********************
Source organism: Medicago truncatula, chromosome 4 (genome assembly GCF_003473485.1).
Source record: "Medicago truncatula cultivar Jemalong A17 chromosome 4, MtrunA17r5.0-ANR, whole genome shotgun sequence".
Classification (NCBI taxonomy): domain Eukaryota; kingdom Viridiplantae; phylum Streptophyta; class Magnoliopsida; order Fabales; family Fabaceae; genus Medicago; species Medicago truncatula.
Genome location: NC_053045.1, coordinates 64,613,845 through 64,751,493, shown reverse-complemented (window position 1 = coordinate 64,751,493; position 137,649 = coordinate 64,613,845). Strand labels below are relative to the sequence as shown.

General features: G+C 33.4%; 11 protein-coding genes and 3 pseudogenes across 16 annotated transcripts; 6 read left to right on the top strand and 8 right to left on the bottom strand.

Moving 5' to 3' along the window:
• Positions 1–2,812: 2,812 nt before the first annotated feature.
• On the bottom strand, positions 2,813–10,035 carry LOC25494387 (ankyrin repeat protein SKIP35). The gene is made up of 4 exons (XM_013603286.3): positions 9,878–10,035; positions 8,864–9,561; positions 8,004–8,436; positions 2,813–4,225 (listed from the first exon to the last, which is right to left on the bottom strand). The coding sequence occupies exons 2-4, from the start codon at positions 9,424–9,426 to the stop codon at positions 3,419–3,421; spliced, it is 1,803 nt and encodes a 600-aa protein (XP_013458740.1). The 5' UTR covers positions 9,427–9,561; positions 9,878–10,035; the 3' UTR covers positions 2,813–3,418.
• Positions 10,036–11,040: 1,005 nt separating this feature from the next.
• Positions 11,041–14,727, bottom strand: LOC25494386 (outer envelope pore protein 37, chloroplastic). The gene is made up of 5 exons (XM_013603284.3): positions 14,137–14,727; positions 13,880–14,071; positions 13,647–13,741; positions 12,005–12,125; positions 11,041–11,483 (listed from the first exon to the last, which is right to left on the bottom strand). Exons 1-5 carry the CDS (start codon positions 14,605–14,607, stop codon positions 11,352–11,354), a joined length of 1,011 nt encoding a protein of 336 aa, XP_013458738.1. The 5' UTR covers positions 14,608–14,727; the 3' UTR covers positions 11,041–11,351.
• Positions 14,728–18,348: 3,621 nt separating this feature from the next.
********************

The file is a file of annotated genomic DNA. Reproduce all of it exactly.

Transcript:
Source organism: Medicago truncatula, chromosome 4 (genome assembly GCF_003473485.1).
Source record: "Medicago truncatula cultivar Jemalong A17 chromosome 4, MtrunA17r5.0-ANR, whole genome shotgun sequence".
Classification (NCBI taxonomy): domain Eukaryota; kingdom Viridiplantae; phylum Streptophyta; class Magnoliopsida; order Fabales; family Fabaceae; genus Medicago; species Medicago truncatula.
Genome location: NC_053045.1, coordinates 64,613,845 through 64,751,493, shown reverse-complemented (window position 1 = coordinate 64,751,493; position 137,649 = coordinate 64,613,845). Strand labels below are relative to the sequence as shown.

General features: G+C 33.4%; 11 protein-coding genes and 3 pseudogenes across 16 annotated transcripts; 6 read left to right on the top strand and 8 right to left on the bottom strand.

Moving 5' to 3' along the window:
• Positions 1–2,812: 2,812 nt before the first annotated feature.
• On the bottom strand, positions 2,813–10,035 carry LOC25494387 (ankyrin repeat protein SKIP35). The gene is made up of 4 exons (XM_013603286.3): positions 9,878–10,035; positions 8,864–9,561; positions 8,004–8,436; positions 2,813–4,225 (listed from the first exon to the last, which is right to left on the bottom strand). The coding sequence occupies exons 2-4, from the start codon at positions 9,424–9,426 to the stop codon at positions 3,419–3,421; spliced, it is 1,803 nt and encodes a 600-aa protein (XP_013458740.1). The 5' UTR covers positions 9,427–9,561; positions 9,878–10,035; the 3' UTR covers positions 2,813–3,418.
• Positions 10,036–11,040: 1,005 nt separating this feature from the next.
• Positions 11,041–14,727, bottom strand: LOC25494386 (outer envelope pore protein 37, chloroplastic). The gene is made up of 5 exons (XM_013603284.3): positions 14,137–14,727; positions 13,880–14,071; positions 13,647–13,741; positions 12,005–12,125; positions 11,041–11,483 (listed from the first exon to the last, which is right to left on the bottom strand). Exons 1-5 carry the CDS (start codon positions 14,605–14,607, stop codon positions 11,352–11,354), a joined length of 1,011 nt encoding a protein of 336 aa, XP_013458738.1. The 5' UTR covers positions 14,608–14,727; the 3' UTR covers positions 11,041–11,351.
• Positions 14,728–18,348: 3,621 nt separating this feature from the next.